Scottish ministers went ahead with the controversial decision to send the Lockerbie bomber back to Libya despite an American offer to bankroll his "house arrest" in the UK, it emerged yesterday.
US officials had "very reluctantly" backed a proposal to move Abdelbaset Ali al-Megrahi from Greenock Prison into some kind of high-security accommodation elsewhere in Scotland, senior government sources on both sides of the Atlantic confirmed. But the Americans had only consented to the option in a desperate attempt to deter the Scottish Executive from releasing Megrahi on compassionate grounds – due to his terminal prostate cancer – and sending him home to die.
They also made it clear that the US would be willing to contribute millions of dollars to a complicated house arrest operation that would have demanded round-the-clock security to keep the prisoner under guard and protect him from attack.
But the Scottish National Party government in Edinburgh eventually chose the option of compassionate release, claiming police chiefs had ruled that the security implications of house arrest would be "severe". However, Strathclyde Police denied last week that they had made any judgement on the proposal, and claimed they had only told the Scottish government how many officers would be needed.
"Our position has consistently been that we wanted to see Megrahi serve out his sentence in Scotland," an official within the US administration said yesterday. "It got to the stage [during talks over the release] where we would have agreed to anything that would have kept him under Scottish jurisdiction."
Details of the transatlantic diplomatic efforts that followed the revelation that Megrahi could be freed early came as the convicted bomber called for a public inquiry into the Lockerbie atrocity.
In an interview with The Herald, a Glasgow newspaper, he said he was determined to clear his name – and that an inquiry would help families of the victims know the truth.
"It [an inquiry] would help them to know the truth. The truth never dies. If the UK guaranteed it, I would be very supportive."
The Americans indicated their willingness to see Megrahi released into "secure custody" in Scotland during preliminary discussions of the case with politicians in Westminster and Scotland over the past two months. The remarkable concession is believed to have been referred to in letters between Washington and Kenny MacAskill, which could be published this week.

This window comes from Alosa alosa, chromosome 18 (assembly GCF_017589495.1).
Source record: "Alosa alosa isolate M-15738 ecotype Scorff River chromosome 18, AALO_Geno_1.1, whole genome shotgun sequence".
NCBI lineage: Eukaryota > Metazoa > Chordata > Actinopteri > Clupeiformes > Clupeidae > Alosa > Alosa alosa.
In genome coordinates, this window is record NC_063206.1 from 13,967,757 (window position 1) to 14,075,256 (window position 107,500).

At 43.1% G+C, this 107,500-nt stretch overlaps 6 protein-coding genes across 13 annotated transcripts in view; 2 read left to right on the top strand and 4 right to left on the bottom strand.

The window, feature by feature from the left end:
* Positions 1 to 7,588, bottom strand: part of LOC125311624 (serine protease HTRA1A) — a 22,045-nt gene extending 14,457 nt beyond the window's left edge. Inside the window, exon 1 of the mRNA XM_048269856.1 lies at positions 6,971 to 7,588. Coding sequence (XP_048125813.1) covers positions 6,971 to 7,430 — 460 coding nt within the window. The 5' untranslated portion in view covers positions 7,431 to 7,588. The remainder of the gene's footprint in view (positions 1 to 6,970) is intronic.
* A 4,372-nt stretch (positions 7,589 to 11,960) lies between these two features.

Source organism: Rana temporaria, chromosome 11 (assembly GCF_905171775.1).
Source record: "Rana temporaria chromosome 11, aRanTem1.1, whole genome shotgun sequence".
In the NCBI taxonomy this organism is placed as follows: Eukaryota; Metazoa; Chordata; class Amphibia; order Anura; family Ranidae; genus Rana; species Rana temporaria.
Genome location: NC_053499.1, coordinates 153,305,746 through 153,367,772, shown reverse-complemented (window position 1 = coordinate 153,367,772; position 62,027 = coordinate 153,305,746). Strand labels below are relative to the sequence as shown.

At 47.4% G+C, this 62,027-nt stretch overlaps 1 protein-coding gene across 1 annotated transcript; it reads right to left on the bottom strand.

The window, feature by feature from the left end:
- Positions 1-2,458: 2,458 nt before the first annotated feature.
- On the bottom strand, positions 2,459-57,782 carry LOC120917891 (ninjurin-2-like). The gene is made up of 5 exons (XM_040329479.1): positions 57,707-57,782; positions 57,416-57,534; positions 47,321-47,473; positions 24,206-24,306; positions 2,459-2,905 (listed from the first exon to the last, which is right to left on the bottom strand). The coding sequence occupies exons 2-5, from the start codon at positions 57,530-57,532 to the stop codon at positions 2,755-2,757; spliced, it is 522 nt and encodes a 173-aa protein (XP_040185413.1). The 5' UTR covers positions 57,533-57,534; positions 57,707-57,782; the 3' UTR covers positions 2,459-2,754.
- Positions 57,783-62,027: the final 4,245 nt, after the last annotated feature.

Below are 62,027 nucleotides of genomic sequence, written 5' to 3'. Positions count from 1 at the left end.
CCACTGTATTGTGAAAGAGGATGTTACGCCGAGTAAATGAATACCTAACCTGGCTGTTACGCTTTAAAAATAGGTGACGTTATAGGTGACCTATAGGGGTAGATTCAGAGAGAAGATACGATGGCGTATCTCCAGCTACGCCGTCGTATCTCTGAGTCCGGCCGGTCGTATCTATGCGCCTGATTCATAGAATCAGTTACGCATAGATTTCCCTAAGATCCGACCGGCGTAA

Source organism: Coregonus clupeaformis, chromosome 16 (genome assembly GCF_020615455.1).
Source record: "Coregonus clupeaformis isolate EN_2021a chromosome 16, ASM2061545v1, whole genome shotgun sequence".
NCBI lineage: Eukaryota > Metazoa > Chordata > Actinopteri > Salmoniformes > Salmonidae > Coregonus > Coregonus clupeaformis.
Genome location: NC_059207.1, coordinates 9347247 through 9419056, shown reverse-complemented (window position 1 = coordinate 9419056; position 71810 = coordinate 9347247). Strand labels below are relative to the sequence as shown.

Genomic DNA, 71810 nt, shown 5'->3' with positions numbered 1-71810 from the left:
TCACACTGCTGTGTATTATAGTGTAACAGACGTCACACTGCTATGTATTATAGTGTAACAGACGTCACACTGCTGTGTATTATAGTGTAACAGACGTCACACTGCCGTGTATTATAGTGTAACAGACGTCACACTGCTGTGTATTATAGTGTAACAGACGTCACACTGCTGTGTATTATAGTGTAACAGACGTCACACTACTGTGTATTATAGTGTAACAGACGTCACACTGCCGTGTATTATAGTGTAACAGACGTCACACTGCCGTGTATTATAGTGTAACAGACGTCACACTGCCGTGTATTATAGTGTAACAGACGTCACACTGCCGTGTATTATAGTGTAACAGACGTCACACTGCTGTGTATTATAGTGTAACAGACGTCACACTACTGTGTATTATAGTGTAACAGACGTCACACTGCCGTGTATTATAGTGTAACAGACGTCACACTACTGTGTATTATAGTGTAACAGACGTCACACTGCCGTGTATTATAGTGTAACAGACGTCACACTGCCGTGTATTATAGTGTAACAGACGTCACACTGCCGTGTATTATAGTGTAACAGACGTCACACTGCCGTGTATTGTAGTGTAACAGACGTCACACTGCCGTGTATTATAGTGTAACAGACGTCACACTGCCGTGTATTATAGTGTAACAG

A BBC poll published on Friday suggested that releasing the prisoner into "community custody" would have been a hugely unpopular move in Scotland itself.
The survey revealed that more than half of Scots believed that Megrahi should never have been released. However, while just 29 per cent of Scots supported the decision to release Megrahi and send him home, only 15 per cent believed that he should have been moved into house arrest.
Megrahi ultimately served eight years of a minimum 27-year sentence for murdering 270 people in the bombing of Pan Am 103 over the town of Lockerbie, southern Scotland, in December 1988.
After Megrahi returned to a hero's welcome in Tripoli, President Barack Obama said he should at least be subjected to house arrest in Libya during his final days.
A Scottish Executive spokeswoman said yesterday it was up to the US to comment on their own position.
The far-reaching implications of the Megrahi affair were underlined last night, when the Sunday Times claimed letters from the Justice Secretary, Jack Straw, to Mr MacAskill prove the British Government had decided it was "in the overwhelming interests of the United Kingdom" to make the bomber eligible for return to Libya. The leaked letters reportedly revealed that Mr Straw made the decision after discussions between Libya and BP over a multi-million-pound oil exploration deal had hit difficulties. These were resolved soon afterwards.
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